TITLE

Birth Weight and Subsequent Cholesterol Levels: Exploration of the “Fetal Origins” Hypothesis

AUTHOR(S)
Huxley, Rachel; Owen, Christopher G.; Whincup, Peter H.; Cook, Derek G.; Colman, Sam; Collins, Rory
PUB. DATE
December 2004
SOURCE
JAMA: Journal of the American Medical Association;12/8/2004, Vol. 292 Issue 22, p2755
SOURCE TYPE
Academic Journal
DOC. TYPE
Article
ABSTRACT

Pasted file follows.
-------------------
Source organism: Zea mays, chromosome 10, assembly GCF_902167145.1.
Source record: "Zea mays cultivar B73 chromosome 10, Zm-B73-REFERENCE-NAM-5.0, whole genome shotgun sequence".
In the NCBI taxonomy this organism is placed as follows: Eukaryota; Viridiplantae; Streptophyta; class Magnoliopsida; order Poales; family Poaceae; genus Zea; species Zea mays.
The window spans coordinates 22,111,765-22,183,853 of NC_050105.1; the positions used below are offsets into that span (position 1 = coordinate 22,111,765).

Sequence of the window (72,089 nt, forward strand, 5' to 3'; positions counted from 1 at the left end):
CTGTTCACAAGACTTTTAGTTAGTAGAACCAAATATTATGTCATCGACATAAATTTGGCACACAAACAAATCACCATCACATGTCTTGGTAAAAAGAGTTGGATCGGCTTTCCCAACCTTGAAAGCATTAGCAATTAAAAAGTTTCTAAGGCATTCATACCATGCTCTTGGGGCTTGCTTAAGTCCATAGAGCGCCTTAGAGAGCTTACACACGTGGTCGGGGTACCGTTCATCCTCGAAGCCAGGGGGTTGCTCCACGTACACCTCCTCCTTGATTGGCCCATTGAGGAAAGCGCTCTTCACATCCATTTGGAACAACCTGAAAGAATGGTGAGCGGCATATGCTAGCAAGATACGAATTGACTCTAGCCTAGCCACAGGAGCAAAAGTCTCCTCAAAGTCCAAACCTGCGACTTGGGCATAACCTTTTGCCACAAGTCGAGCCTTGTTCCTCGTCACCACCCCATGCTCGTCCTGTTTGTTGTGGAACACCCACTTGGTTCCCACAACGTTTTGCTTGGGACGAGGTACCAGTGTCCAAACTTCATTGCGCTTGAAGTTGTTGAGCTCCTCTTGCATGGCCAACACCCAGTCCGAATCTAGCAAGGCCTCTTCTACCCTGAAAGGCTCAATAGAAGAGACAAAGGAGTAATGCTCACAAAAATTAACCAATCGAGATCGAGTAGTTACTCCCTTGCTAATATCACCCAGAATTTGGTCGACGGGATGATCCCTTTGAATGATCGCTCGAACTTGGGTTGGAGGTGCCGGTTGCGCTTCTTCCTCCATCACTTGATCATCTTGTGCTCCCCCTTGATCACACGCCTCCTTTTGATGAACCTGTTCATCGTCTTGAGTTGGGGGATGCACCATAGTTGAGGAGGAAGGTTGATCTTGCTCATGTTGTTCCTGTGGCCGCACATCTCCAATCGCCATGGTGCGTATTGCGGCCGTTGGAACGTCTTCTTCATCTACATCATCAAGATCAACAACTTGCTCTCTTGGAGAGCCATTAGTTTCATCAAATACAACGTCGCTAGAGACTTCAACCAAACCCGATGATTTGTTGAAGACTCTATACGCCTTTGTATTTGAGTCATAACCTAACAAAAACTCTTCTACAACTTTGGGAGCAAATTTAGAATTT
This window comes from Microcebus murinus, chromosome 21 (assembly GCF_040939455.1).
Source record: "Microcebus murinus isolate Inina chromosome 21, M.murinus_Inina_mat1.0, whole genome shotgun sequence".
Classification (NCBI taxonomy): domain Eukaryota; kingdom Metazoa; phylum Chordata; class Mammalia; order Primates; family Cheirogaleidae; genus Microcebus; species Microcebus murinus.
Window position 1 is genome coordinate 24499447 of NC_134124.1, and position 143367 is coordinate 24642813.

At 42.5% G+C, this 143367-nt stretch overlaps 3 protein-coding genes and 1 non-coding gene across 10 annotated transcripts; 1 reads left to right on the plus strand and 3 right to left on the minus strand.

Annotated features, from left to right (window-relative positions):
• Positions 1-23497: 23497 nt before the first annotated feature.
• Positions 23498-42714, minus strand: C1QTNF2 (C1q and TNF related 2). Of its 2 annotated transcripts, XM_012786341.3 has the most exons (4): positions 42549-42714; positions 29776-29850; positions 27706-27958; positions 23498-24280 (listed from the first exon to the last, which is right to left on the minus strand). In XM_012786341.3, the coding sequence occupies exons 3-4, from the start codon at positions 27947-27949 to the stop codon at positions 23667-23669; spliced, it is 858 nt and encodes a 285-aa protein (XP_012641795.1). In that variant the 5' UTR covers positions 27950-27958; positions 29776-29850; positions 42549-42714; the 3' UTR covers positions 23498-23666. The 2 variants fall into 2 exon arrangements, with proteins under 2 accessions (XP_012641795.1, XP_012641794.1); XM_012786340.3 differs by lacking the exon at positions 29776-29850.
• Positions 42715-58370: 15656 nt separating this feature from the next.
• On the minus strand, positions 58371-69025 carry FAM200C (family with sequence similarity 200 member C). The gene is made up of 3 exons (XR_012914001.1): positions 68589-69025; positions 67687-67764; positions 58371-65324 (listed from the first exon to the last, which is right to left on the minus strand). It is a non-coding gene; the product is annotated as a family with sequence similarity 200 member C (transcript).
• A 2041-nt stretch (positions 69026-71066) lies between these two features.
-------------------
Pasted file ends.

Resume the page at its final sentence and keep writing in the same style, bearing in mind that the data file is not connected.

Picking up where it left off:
Context Inverse associations between birth weight and subsequent blood cholesterol levels have been used to support the “fetal origins” hypothesis of the relevance of fetal nutrition to adult disease. Objectives To perform a systematic review of the association between birth weight and total blood cholesterol levels, and to explore the impact of including unpublished results, adjusting for potential confounders. Data Sources and Study Selection Relevant studies published by September 30, 2004, were identified through literature searches using EMBASE and MEDLINE and MeSH heading search strategy (using terms such as birth weight, intrauterine growth retardation, fetal growth retardation and cholesterol, lipoprotein, lipid). Studies that reported qualitative or quantitative estimates of the association between birth weight and total blood cholesterol, or had recorded both measures but not reported on their associations, were included. Data Extraction A total of 79 relevant studies involving a total of 74 122 individuals were identified; 65 had reported on the direction of the association between birth weight and total blood cholesterol. Although regression coefficients were published for only 11 studies and other quantitative estimates for 3 other studies, regression coefficients (published or unpublished) were obtained for 58 studies among 68 974 individuals. Data Synthesis Inverse associations were observed in 11 of 14 studies that had previously published quantitative estimates but in only 18 of the remaining 51 that had reported on the direction of this association (heterogeneity P = .004). Similarly, the weighted estimate for the 11 studies was –1.89 mg/dL (–0.049 mmol/L) total cholesterol per kilogram birth weight compared with –0.69 mg/dL (–0.018 mmol/L) per kilogram for 47 studies that provided unpublished regression coefficients (heterogeneity P = .009). Overall, the weighted estimate from the 58 contributing studie...